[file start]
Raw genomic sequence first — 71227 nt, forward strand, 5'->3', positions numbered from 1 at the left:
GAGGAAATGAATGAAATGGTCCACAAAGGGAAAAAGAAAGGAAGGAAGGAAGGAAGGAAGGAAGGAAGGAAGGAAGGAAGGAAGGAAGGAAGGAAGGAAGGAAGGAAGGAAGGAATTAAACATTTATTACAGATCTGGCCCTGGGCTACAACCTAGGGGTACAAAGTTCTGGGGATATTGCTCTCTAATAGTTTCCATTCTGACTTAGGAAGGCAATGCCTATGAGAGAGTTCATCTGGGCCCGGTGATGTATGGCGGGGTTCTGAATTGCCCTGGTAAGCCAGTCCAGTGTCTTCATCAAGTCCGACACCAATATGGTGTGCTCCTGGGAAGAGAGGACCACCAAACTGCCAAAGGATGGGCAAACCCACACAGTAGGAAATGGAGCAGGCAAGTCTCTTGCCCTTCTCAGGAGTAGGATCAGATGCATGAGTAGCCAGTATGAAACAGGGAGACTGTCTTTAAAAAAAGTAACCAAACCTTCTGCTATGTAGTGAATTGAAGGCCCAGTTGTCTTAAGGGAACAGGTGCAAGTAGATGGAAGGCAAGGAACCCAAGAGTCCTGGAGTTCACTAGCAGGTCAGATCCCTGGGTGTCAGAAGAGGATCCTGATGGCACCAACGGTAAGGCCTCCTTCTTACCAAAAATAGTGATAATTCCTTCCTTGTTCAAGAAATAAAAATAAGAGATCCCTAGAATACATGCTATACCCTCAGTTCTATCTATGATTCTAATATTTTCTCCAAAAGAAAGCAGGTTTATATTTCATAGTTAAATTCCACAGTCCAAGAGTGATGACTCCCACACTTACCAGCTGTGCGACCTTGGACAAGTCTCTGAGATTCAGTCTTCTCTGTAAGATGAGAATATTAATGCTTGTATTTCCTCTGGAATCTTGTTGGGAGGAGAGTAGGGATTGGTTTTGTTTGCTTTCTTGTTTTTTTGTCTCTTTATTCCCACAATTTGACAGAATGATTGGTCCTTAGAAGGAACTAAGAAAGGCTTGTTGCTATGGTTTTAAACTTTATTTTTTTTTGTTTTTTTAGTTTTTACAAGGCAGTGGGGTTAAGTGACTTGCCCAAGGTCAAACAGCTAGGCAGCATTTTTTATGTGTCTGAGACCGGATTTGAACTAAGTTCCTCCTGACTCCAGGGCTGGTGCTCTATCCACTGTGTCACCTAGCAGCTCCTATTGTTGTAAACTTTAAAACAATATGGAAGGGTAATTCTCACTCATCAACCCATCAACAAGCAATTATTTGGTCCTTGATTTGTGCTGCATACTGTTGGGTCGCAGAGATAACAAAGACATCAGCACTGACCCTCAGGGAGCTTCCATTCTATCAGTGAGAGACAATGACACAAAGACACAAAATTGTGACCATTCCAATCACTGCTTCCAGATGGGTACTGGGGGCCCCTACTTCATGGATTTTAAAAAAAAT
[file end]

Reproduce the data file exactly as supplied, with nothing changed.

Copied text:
Raw genomic sequence first — 71227 nt, forward strand, 5'->3', positions numbered from 1 at the left:
GAGGAAATGAATGAAATGGTCCACAAAGGGAAAAAGAAAGGAAGGAAGGAAGGAAGGAAGGAAGGAAGGAAGGAAGGAAGGAAGGAAGGAAGGAAGGAAGGAAGGAAGGAAGGAATTAAACATTTATTACAGATCTGGCCCTGGGCTACAACCTAGGGGTACAAAGTTCTGGGGATATTGCTCTCTAATAGTTTCCATTCTGACTTAGGAAGGCAATGCCTATGAGAGAGTTCATCTGGGCCCGGTGATGTATGGCGGGGTTCTGAATTGCCCTGGTAAGCCAGTCCAGTGTCTTCATCAAGTCCGACACCAATATGGTGTGCTCCTGGGAAGAGAGGACCACCAAACTGCCAAAGGATGGGCAAACCCACACAGTAGGAAATGGAGCAGGCAAGTCTCTTGCCCTTCTCAGGAGTAGGATCAGATGCATGAGTAGCCAGTATGAAACAGGGAGACTGTCTTTAAAAAAAGTAACCAAACCTTCTGCTATGTAGTGAATTGAAGGCCCAGTTGTCTTAAGGGAACAGGTGCAAGTAGATGGAAGGCAAGGAACCCAAGAGTCCTGGAGTTCACTAGCAGGTCAGATCCCTGGGTGTCAGAAGAGGATCCTGATGGCACCAACGGTAAGGCCTCCTTCTTACCAAAAATAGTGATAATTCCTTCCTTGTTCAAGAAATAAAAATAAGAGATCCCTAGAATACATGCTATACCCTCAGTTCTATCTATGATTCTAATATTTTCTCCAAAAGAAAGCAGGTTTATATTTCATAGTTAAATTCCACAGTCCAAGAGTGATGACTCCCACACTTACCAGCTGTGCGACCTTGGACAAGTCTCTGAGATTCAGTCTTCTCTGTAAGATGAGAATATTAATGCTTGTATTTCCTCTGGAATCTTGTTGGGAGGAGAGTAGGGATTGGTTTTGTTTGCTTTCTTGTTTTTTTGTCTCTTTATTCCCACAATTTGACAGAATGATTGGTCCTTAGAAGGAACTAAGAAAGGCTTGTTGCTATGGTTTTAAACTTTATTTTTTTTTGTTTTTTTAGTTTTTACAAGGCAGTGGGGTTAAGTGACTTGCCCAAGGTCAAACAGCTAGGCAGCATTTTTTATGTGTCTGAGACCGGATTTGAACTAAGTTCCTCCTGACTCCAGGGCTGGTGCTCTATCCACTGTGTCACCTAGCAGCTCCTATTGTTGTAAACTTTAAAACAATATGGAAGGGTAATTCTCACTCATCAACCCATCAACAAGCAATTATTTGGTCCTTGATTTGTGCTGCATACTGTTGGGTCGCAGAGATAACAAAGACATCAGCACTGACCCTCAGGGAGCTTCCATTCTATCAGTGAGAGACAATGACACAAAGACACAAAATTGTGACCATTCCAATCACTGCTTCCAGATGGGTACTGGGGGCCCCTACTTCATGGATTTTAAAAAAAAT